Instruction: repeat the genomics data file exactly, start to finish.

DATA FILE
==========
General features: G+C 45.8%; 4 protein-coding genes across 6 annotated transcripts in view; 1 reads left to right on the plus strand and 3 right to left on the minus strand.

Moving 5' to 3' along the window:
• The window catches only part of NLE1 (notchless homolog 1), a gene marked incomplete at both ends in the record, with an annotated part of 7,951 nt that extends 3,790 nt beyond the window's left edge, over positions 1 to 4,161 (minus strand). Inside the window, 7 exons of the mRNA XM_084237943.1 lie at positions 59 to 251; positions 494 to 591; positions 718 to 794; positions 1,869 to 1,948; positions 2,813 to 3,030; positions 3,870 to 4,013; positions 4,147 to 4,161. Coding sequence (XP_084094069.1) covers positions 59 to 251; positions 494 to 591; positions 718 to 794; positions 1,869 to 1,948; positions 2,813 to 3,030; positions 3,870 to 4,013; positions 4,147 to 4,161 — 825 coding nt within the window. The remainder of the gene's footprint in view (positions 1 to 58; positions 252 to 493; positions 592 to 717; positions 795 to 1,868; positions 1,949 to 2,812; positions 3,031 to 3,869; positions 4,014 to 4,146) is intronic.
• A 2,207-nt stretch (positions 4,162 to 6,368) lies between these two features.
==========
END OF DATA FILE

General features: G+C 45.8%; 4 protein-coding genes across 6 annotated transcripts in view; 1 reads left to right on the plus strand and 3 right to left on the minus strand.

Moving 5' to 3' along the window:
• The window catches only part of NLE1 (notchless homolog 1), a gene marked incomplete at both ends in the record, with an annotated part of 7,951 nt that extends 3,790 nt beyond the window's left edge, over positions 1 to 4,161 (minus strand). Inside the window, 7 exons of the mRNA XM_084237943.1 lie at positions 59 to 251; positions 494 to 591; positions 718 to 794; positions 1,869 to 1,948; positions 2,813 to 3,030; positions 3,870 to 4,013; positions 4,147 to 4,161. Coding sequence (XP_084094069.1) covers positions 59 to 251; positions 494 to 591; positions 718 to 794; positions 1,869 to 1,948; positions 2,813 to 3,030; positions 3,870 to 4,013; positions 4,147 to 4,161 — 825 coding nt within the window. The remainder of the gene's footprint in view (positions 1 to 58; positions 252 to 493; positions 592 to 717; positions 795 to 1,868; positions 1,949 to 2,812; positions 3,031 to 3,869; positions 4,014 to 4,146) is intronic.
• A 2,207-nt stretch (positions 4,162 to 6,368) lies between these two features.